Damaged Felim Egan paintings to be destroyed

Shelbourne hotel paintings appeared to have been slashed or torn, court hears

Andrew Shannon has pleaded not guilty to damaging a Claude Monet painting, ‘Argenteuil Basin with a Single Sail Boat’ (1874), at the National Gallery of Ireland on Clare Street on June 29th, 2012.

Andrew Shannon has pleaded not guilty to damaging a Claude Monet painting, ‘Argenteuil Basin with a Single Sail Boat’ (1874), at the National Gallery of Ireland on Clare Street on June 29th, 2012.

 

A jury in the trial of a man alleged to have damaged two paintings in the Shelbourne hotel has heard that the art works will be destroyed.

Andrew Shannon (50) of Willians Way, Ongar, Dublin 15 has pleaded not guilty at Dublin Circuit Criminal Court to damaging the two paintings – Morning Strand and Evening Strand by Felim Egan – at the Shelbourne hotel in Dublin on January 8th, 2014.

The court heard these two paintings, which have been made exhibits in the trial, appeared to have been slashed or torn.

Mr Shannon has further pleaded not guilty to damaging one Claude Monet painting entitled Argenteuil Basin with a Single Sail Boat (1874) at the National Gallery of Ireland on Clare Street on June 29th, 2012.

The court heard previously there has been an “exhaustive process of repair” to the Monet, which is now back on display at the National Gallery.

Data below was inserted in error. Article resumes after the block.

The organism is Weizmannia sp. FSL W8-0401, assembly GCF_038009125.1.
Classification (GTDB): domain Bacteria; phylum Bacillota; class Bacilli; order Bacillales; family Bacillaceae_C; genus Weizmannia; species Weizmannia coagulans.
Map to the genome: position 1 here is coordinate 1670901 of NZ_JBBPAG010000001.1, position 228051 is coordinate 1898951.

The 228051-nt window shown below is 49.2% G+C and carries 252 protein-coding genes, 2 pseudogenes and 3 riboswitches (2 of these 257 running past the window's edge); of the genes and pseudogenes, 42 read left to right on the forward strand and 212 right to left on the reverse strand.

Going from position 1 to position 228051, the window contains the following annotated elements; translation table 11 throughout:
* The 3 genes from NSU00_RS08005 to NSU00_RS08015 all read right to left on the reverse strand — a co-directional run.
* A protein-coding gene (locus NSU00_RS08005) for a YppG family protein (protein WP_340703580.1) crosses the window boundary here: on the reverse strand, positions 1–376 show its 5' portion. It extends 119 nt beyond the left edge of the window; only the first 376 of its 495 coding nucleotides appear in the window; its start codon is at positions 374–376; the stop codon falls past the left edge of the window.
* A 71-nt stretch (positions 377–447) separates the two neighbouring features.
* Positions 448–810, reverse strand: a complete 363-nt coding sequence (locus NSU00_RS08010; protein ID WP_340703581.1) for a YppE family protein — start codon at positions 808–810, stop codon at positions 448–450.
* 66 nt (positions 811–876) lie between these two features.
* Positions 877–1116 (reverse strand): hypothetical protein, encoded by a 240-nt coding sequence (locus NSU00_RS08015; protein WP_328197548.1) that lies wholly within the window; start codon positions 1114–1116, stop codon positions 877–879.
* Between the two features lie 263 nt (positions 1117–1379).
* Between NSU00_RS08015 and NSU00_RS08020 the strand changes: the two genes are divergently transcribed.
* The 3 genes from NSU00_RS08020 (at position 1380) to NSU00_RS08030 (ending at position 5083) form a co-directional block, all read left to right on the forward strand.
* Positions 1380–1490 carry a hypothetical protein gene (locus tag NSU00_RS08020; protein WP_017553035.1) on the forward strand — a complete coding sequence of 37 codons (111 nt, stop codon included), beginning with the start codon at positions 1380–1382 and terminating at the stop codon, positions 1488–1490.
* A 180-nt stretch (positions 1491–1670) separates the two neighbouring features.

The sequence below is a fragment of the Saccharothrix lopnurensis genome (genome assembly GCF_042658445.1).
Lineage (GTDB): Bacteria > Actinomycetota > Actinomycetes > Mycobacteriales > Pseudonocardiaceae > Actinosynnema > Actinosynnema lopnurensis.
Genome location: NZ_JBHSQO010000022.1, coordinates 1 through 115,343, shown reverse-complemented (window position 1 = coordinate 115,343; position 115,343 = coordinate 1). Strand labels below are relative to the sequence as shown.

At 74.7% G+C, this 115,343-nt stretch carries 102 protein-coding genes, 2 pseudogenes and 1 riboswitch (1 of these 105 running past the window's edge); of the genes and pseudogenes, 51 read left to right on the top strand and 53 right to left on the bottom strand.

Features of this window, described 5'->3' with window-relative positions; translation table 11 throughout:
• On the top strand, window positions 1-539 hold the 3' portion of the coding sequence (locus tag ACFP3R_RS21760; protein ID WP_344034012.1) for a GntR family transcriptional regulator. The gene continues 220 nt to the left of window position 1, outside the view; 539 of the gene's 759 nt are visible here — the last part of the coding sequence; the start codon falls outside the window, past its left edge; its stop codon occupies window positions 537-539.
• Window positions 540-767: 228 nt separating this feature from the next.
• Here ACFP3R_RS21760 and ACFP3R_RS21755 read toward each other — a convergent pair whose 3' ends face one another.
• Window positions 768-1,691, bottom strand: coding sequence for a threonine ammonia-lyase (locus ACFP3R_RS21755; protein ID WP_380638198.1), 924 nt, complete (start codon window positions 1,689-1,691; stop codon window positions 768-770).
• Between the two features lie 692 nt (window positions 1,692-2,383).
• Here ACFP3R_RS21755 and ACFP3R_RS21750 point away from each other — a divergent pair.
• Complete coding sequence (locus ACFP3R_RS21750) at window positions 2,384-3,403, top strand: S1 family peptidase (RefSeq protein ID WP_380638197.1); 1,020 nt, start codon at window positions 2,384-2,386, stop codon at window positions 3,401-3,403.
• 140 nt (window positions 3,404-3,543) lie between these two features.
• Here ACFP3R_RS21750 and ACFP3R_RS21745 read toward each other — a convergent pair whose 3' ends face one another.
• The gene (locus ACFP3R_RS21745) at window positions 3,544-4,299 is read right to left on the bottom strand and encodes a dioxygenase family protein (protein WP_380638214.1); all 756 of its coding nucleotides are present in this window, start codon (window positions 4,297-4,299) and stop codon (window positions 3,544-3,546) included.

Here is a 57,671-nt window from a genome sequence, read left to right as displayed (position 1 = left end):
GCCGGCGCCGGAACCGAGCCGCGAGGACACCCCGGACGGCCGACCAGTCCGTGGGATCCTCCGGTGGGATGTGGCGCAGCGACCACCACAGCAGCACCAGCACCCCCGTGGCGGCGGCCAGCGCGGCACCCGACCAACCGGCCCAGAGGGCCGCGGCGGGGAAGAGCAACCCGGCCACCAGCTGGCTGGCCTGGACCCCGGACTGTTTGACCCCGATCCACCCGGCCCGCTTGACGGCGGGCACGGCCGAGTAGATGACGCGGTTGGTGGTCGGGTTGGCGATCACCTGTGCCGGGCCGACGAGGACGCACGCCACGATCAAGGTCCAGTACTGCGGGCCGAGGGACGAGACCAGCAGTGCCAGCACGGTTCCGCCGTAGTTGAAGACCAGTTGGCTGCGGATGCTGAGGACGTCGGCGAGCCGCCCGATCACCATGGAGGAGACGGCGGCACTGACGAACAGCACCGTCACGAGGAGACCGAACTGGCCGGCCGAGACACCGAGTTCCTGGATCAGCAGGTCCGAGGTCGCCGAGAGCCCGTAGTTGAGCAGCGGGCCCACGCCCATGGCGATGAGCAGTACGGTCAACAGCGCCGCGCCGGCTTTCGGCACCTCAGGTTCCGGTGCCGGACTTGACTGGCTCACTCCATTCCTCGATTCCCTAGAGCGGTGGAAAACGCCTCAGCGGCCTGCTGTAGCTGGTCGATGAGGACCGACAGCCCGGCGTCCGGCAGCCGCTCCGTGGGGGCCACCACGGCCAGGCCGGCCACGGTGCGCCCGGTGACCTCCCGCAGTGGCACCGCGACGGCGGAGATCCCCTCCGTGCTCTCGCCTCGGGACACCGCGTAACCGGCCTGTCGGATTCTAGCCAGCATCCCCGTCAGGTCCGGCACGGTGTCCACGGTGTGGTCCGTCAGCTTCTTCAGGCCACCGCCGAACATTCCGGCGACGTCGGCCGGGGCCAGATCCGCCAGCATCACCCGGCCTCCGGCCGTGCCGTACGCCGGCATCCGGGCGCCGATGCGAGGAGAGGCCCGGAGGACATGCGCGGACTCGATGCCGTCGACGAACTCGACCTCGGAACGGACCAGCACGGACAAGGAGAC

The jury have viewed CCTV showing Mr Shannon entering the Shelbourne hotel with a second man and walking around various locations.

The court heard there were 80 CCTV cameras in the hotel at the time and there are now 135 cameras.

Eamon Kelly, loss prevention manager at the hotel, told Kerida Naidoo, prosecuting, that his first involvement in the case was when he returned from holidays on January 14th, 2014 and began to review CCTV.

He said the CCTV was burned to a disk and given to gardaí the following day. Mr Kelly said the paintings appeared to have been slashed or torn with some object.

Mr Naidoo asked what the status of the paintings was now and if they would be repaired. Mr Kelly replied that they were going to be destroyed.

Mr Kelly agreed with Michael Bowman, defending, that before he came back from his holidays no one had contacted gardaí or treated the room as the scene of a crime.

He said he reviewed cameras based on statements of staff and the time line of the two gentlemen that were seen in the hotel.

Karl Kane, who worked in the reception of the hotel’s health club, told Mr Naidoo that on the January 8th at about 6.40pm, two men asked to see the swimming pool. He said they did a lap of the pool and were behaving normally before leaving by the main door.

Garda Eugene McCarthy told Mr Naidoo that he formed an opinion from viewing the CCTV and arrested Mr Shannon at his home on January 31st, 2014.

He told Mr Bowman he had spoken with a staff member observed interacting with Mr Shannon on the CCTV footage, but she could not recall meeting the two men or what was said.

He agreed with Mr Bowman that the function room, where the paintings were hanging, had not been preserved as a scene of crime from January 8th to the 15th, when gardaí were made aware.

Mr Bowman asked if there had been a forensic examination at any stage to see if the damage had been caused by a knife. He replied that the painting had been looked at but no one was able to tell how it had been damaged.

The trial continues before Judge Martin Nolan and a jury.